1University of York, Department of Chemistry, Heslington, York, YO10 5DD, UK
2The University of Pamukkale, Faculty of Science & Arts, Chemistry Department, P.O. 286, 20017, Denizli, Turkey
3The University of Gaziantep, Engineering Faculty, Food Engineering Department, 27310 Gaziantep, Turkey
4Appui à la Gestion Concertée des Ressources Naturelles (AGesCo-RN), Parakou, Benin
5Laboratoire d'Etude et de Recherche Forestière, Université de Parakou, Parakou, Benin
6Laboratoire d'Aérologie, UMR 5560 CNRS, Université Paul Sabatier, Toulouse III, Toulouse, France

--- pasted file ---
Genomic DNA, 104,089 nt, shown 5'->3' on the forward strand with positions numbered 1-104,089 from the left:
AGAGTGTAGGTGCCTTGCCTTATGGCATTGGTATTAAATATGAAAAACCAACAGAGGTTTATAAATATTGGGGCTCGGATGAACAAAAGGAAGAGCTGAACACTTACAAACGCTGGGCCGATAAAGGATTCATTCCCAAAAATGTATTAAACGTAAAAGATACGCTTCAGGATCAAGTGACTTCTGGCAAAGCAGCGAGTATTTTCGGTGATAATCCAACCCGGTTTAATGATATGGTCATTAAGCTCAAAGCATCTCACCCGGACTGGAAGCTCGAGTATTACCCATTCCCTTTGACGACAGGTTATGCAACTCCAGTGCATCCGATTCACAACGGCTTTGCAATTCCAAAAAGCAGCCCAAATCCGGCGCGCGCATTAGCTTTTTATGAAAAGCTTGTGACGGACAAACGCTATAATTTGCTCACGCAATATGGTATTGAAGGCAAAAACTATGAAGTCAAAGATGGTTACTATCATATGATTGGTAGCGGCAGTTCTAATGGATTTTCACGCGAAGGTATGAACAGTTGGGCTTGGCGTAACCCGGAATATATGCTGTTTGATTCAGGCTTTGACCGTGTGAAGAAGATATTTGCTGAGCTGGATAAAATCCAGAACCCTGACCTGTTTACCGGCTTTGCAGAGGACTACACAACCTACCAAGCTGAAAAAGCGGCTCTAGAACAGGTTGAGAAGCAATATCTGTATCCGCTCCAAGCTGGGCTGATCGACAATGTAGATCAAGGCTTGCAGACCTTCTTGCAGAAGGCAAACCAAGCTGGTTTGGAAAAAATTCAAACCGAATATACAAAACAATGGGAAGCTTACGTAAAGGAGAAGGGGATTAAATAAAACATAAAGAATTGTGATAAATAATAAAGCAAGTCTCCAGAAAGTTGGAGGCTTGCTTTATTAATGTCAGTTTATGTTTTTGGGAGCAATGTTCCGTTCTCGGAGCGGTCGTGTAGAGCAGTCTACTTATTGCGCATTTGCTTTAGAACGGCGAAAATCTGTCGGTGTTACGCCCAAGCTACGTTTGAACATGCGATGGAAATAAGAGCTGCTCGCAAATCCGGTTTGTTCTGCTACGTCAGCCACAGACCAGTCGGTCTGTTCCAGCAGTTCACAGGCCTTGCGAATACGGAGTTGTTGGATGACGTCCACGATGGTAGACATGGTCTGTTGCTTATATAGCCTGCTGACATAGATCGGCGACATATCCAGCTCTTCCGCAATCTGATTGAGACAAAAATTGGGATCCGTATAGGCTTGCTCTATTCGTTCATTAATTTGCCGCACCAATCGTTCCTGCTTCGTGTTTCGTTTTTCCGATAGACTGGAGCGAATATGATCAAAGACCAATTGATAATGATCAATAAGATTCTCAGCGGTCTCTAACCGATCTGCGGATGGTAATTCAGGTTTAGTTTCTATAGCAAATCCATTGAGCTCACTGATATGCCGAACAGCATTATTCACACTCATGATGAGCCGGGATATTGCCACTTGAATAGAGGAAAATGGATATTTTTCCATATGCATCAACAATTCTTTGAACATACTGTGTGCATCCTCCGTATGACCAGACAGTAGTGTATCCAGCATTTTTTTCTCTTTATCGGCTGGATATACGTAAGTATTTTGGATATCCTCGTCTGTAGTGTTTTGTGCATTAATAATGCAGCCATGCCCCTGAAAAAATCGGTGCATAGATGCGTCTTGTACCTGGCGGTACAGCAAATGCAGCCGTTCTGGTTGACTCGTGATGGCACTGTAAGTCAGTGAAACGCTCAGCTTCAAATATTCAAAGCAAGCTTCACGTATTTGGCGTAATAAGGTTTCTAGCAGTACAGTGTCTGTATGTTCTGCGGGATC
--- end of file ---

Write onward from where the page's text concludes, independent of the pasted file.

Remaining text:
Abstract. The biogenic volatile organic compound (BVOC) composition of ambient air at a rural field site near Djougou, Benin has been studied as part of the AMMA (African Monsoon Multidisciplinary Analysis) project. Ambient air was sampled during day and night during the period 2 June 2006 to 13 June 2006. Gas samples from within the forest canopy and from branch and cuvette enclosure systems for four vegetation species were also obtained and emissions flux estimates made. All samples were analysed for the presence of isoprene, monoterpenes and sesquiterpenes by either gas chromatography-time of flight mass spectrometry (GC-TOF/MS) or comprehensive gas chromatography-time of flight mass spectrometry (GCxGC-TOF/MS). Concentrations of isoprene ranged from a few tens of pptV to in excess of 3000 pptV. Similar concentration ranges for certain monoterpenes were also observed. Limonene was seen at a maximum concentration in ambient air of 5000 pptV. The combination of leaf-level observations and direct analysis of dried vegetation samples suggest that emissions of terpene species from indigenous species are unlikely to account for the unexpectedly high ambient concentrations of monoterpenes. Leaf scale emission measurements and biological sample analysis indicated that Anacardium occidentale, a non-native crop species found throughout the tropics, was the dominant source of monoterpenes at this location. These preliminary findings suggest that activities involving species replacement have potential implications for the chemistry of the African troposphere that have not been widely considered previously.